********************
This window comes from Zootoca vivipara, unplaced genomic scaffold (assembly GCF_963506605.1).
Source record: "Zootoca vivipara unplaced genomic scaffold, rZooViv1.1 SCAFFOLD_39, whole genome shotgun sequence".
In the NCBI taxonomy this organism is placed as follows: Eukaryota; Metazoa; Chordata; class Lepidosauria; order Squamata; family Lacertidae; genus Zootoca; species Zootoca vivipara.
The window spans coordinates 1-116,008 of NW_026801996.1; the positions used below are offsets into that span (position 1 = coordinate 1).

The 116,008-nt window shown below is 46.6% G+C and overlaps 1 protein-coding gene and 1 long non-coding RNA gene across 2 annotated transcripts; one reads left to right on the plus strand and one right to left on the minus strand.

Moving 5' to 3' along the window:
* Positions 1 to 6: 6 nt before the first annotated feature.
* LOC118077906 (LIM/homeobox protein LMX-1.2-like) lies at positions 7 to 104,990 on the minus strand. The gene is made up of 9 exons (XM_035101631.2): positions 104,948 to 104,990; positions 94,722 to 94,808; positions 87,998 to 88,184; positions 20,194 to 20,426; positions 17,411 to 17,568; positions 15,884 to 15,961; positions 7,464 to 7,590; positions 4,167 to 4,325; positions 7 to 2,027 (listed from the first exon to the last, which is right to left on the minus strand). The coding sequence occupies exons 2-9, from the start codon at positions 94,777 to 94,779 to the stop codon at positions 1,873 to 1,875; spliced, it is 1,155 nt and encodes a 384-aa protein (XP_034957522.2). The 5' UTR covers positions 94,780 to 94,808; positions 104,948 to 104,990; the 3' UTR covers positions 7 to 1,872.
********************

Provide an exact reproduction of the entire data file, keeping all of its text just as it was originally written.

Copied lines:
This window comes from Zootoca vivipara, unplaced genomic scaffold (assembly GCF_963506605.1).
Source record: "Zootoca vivipara unplaced genomic scaffold, rZooViv1.1 SCAFFOLD_39, whole genome shotgun sequence".
In the NCBI taxonomy this organism is placed as follows: Eukaryota; Metazoa; Chordata; class Lepidosauria; order Squamata; family Lacertidae; genus Zootoca; species Zootoca vivipara.
The window spans coordinates 1-116,008 of NW_026801996.1; the positions used below are offsets into that span (position 1 = coordinate 1).

The 116,008-nt window shown below is 46.6% G+C and overlaps 1 protein-coding gene and 1 long non-coding RNA gene across 2 annotated transcripts; one reads left to right on the plus strand and one right to left on the minus strand.

Moving 5' to 3' along the window:
* Positions 1 to 6: 6 nt before the first annotated feature.
* LOC118077906 (LIM/homeobox protein LMX-1.2-like) lies at positions 7 to 104,990 on the minus strand. The gene is made up of 9 exons (XM_035101631.2): positions 104,948 to 104,990; positions 94,722 to 94,808; positions 87,998 to 88,184; positions 20,194 to 20,426; positions 17,411 to 17,568; positions 15,884 to 15,961; positions 7,464 to 7,590; positions 4,167 to 4,325; positions 7 to 2,027 (listed from the first exon to the last, which is right to left on the minus strand). The coding sequence occupies exons 2-9, from the start codon at positions 94,777 to 94,779 to the stop codon at positions 1,873 to 1,875; spliced, it is 1,155 nt and encodes a 384-aa protein (XP_034957522.2). The 5' UTR covers positions 94,780 to 94,808; positions 104,948 to 104,990; the 3' UTR covers positions 7 to 1,872.